AFME Prudential Data Report Q4 2022 and full year 2022 | AFME

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Data Research
AFME Prudential Data Report Q4 2022 and full year 2022
27 Mar 2023
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Author Julio Suarez Director
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This report collates information on European GSIBs’ prudential capital, leverage and liquidity ratios with updated statistics as at 31 December 2022.


It also illustrates the recent performance of the debt and contingent convertibles (CoCo) markets and the funding structure for banks in Europe as at March 2023.


Among the main findings of this report:

  • European GSIBs end-point CET1 ratio declined to 13.9% in 2022 from a record high of 14.5% in 2021 but continued above pre-pandemic levels.


The factors behind the decline include higher RWAs, higher distributions and buybacks after a year of record profits for some institutions, regulatory headwinds, and a partial negative contribution from portfolio losses reflected in lower other comprehensive income. Retained earnings partially contributed to CET1 capital.


It is estimated that Minimum Distributable Amounts (MDA) buffers finalized 2022 with a large buffer of 420bps on a weighted average basis.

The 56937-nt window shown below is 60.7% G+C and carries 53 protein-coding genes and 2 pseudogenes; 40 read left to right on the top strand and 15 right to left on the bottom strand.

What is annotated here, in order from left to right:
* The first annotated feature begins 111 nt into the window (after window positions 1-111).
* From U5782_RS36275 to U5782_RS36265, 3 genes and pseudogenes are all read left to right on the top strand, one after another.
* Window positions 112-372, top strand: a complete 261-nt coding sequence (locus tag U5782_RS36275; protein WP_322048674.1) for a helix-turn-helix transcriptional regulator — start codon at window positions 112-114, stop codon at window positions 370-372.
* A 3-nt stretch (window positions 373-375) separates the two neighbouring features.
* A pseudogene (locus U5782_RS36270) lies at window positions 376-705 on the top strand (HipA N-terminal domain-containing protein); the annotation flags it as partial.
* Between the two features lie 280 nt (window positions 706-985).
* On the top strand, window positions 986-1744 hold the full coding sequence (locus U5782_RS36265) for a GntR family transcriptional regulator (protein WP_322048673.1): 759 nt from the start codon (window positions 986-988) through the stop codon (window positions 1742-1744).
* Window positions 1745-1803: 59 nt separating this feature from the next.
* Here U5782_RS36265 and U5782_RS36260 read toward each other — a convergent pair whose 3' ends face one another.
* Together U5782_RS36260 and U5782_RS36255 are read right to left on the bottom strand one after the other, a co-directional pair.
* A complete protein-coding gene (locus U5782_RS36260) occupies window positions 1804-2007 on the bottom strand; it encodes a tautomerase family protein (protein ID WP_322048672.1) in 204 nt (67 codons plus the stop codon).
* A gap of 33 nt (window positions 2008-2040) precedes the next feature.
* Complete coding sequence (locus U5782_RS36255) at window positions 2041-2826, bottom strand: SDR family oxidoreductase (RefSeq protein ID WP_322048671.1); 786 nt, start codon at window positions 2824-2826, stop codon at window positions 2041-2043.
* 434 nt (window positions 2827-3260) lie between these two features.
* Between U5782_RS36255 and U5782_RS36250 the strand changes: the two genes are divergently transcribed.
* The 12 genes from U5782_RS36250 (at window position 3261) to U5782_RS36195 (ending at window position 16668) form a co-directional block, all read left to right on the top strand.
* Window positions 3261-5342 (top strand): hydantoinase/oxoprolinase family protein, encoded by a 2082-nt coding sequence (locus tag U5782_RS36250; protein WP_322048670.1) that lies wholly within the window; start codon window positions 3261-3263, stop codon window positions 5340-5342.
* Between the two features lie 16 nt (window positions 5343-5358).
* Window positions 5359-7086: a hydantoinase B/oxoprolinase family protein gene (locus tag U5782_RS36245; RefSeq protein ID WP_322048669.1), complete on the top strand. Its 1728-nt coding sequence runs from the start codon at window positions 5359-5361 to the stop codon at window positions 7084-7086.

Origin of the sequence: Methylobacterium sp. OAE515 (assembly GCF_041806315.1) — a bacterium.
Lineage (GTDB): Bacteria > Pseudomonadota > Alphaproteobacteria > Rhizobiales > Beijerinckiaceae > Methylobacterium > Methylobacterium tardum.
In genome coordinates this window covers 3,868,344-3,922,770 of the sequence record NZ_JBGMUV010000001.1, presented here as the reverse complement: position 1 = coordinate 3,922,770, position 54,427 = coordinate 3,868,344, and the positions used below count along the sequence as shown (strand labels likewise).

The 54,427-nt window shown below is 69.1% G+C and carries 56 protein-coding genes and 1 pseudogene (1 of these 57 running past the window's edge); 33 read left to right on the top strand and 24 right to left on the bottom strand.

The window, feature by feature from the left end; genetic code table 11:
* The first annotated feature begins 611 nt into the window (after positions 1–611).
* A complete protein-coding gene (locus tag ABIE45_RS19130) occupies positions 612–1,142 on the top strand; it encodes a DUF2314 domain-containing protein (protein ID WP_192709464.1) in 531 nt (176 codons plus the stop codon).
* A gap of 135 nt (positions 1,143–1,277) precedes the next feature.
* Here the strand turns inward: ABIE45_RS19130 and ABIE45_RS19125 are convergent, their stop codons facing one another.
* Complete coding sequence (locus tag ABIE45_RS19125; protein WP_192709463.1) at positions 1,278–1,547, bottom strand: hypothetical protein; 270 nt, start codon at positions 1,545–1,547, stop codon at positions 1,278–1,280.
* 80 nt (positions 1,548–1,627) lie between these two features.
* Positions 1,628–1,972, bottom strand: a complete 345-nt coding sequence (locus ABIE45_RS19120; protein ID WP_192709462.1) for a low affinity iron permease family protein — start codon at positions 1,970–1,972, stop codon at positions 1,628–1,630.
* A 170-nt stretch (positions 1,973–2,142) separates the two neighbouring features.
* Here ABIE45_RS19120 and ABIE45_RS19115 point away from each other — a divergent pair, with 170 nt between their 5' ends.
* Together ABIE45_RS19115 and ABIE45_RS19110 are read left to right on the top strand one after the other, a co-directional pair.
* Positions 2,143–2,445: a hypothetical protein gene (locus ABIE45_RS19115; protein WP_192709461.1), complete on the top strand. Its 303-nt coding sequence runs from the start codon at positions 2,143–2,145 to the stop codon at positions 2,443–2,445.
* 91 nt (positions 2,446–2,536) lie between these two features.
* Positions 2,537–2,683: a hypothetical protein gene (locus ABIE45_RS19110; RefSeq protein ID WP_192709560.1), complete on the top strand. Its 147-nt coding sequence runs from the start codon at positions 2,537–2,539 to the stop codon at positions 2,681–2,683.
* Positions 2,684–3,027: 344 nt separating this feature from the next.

• CoCo risk premia rises following AT1 writedown of a large institution.


AT1 option-adjusted spreads (OAS) have rapidly increased during March 2023 following a volatile period for the banking sector and the write-off of the total balance of AT1 notes of a large Swiss GSIB.


AT1 OAS have increased the most for bonds rated below investment grade credit ratings reaching 20bps below pandemic highs, representing an increase of 340bps in March. Investment grade AT1s have also increased in March 2023 by 190bps but continues 120bps below pandemic highs. Risk premia for T2 notes have not increased at the same proportion as that of AT1s.


  • Unratedness of corporates: The box on pages 22-27 discusses the issue of unratedness of European corporates and its repercussions for Basel 3 implementation in Europe.


Basel 3 maintains the current 100% risk weight (RW) for lending to unrated corporates (except SMEs) when calculating a bank's risk-weighted assets, regardless of the real credit quality of the corporate. This will be particularly impactful due to the implementation of the Output Floor which limits the benefits banks can derive from using internal models to calculate minimum capital requirements (RWAs generated by internal models cannot, in aggregate, fall below 72.5% of the risk-weighted assets computed by the standardised approaches).


It’s estimated around 75% of corporates in the EU are unrated. Market data also suggests that in Sweden and Norway, unrated bond issuers are significantly more prevalent than rated issuers.


The implementation of stringent risk weights for corporate lending will have asymmetric repercussions between the US and the EU, with a higher cost for EU corporates considering their higher reliance on bank lending.


For a more detailed analysis please refer to the AFME ISDA position paper on the Output Floor under the CRR3, available here.